The leaders of a bipartisan congressional caucus dedicated to supporting relations between Black and Jewish Americans and addressing issues that impact both groups released a statement Wednesday denouncing rapper Ye, formerly known as Kanye West, for the antisemitic comments he has made recently. 

The heads of the Congressional Caucus on Black-Jewish Relations, Reps. Brenda Lawrence (D-Mich.), Debbie Wasserman Schultz (D-Fla.) and Lee Zeldin (R-N.Y.), said in a statement that they “strongly condemn” the remarks. 

“This kind of inflammatory rhetoric and perpetuation of stereotypes fuels violence amid a rise in antisemitism and racism throughout the country,” they said. “Words have consequences, which is why the Black and Jewish communities must stand together to make clear there is no room for this kind of hurtful and hateful rhetoric.”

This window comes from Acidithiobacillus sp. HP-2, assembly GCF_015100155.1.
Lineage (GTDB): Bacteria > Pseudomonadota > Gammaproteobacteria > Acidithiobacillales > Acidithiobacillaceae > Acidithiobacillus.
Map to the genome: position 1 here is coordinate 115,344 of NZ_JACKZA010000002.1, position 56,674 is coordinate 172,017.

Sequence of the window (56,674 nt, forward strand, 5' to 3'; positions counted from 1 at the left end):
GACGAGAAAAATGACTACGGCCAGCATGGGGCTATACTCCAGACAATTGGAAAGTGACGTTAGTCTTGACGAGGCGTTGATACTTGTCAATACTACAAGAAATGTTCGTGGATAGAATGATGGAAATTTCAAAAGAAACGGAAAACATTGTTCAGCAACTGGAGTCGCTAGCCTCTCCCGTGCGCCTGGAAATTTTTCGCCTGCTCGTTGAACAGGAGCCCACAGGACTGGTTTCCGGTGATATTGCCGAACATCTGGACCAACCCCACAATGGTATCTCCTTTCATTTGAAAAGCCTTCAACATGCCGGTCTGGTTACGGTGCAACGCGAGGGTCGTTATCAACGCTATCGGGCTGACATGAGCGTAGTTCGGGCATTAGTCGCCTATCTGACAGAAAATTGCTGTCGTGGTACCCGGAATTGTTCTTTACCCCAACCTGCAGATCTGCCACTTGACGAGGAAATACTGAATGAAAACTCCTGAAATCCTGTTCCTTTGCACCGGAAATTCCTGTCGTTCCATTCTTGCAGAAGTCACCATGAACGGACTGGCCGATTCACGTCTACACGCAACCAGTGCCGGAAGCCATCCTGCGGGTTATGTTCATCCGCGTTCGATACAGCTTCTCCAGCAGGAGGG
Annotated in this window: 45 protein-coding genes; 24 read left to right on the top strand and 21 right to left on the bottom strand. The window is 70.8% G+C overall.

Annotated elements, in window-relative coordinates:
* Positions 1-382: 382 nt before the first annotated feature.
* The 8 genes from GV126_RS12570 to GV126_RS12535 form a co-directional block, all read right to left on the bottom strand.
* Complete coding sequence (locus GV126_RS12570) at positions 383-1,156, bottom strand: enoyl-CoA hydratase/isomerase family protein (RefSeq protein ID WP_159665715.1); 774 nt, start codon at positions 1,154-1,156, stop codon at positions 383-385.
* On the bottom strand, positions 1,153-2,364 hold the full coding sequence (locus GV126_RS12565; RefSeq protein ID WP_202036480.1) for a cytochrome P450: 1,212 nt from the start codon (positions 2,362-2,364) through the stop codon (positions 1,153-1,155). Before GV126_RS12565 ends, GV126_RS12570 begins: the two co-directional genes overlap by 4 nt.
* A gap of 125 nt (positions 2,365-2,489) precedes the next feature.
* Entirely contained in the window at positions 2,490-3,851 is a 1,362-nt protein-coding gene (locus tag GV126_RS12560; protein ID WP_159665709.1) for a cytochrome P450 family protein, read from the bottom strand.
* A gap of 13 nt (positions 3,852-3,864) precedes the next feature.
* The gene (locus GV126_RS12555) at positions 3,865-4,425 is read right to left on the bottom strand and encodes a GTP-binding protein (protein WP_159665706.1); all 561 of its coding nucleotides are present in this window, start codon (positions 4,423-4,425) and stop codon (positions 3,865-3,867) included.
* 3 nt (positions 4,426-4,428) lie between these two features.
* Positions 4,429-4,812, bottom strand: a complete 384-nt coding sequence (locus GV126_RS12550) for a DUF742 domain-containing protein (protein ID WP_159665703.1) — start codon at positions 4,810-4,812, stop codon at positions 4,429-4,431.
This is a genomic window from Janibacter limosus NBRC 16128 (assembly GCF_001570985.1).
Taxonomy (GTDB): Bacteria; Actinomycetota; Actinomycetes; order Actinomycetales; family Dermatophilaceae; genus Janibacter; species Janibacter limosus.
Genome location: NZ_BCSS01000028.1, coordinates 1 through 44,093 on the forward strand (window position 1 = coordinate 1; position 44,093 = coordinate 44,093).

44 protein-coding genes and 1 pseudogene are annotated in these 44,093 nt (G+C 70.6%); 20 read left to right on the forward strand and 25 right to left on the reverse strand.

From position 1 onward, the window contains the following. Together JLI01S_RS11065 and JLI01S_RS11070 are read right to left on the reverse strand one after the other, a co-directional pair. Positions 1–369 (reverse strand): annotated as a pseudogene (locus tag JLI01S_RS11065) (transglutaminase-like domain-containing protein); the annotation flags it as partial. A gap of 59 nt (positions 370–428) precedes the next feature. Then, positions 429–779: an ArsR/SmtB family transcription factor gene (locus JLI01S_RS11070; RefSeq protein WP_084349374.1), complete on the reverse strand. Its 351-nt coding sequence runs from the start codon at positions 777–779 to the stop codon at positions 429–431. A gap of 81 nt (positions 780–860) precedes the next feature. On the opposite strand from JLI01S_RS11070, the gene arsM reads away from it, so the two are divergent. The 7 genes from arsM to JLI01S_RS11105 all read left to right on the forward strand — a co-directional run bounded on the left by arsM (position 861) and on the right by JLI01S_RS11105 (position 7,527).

Ye made multiple antisemitic posts on social media over the weekend, leading to his Twitter and Instagram accounts being suspended. 

Controversy arose after Instagram took down a post from the rapper in which he suggested that rapper and record producer Sean “Diddy” Combs is controlled by Jewish people. 

He later tweeted that he was “going death con 3” on Jewish people. He said in the tweet that he could not be antisemitic because “black people are actually Jew.” 

Ye seemed to be referring to the ideology of the Black Hebrew Israelites, who claim that Black people are the “true” descendants of the Israelites in the Bible. 

Some, but not all, Black Hebrew Israelites hold antisemitic views and believe other races are inferior to Blacks, according to the Anti-Defamation League. 

Ye faced further criticism after unaired portions of his interview with Fox News’s Tucker Carlson surfaced, revealing he advanced multiple antisemitic conspiracy theories. 

He appeared to refer to the false conspiracy theory that Jewish people control financial institutions, saying, “I prefer my kids knew Hanukkah than Kwanzaa. At least it would come with some financial engineering.” 

He also told Carlson that he trusts Latinos more than “certain other businessmen.”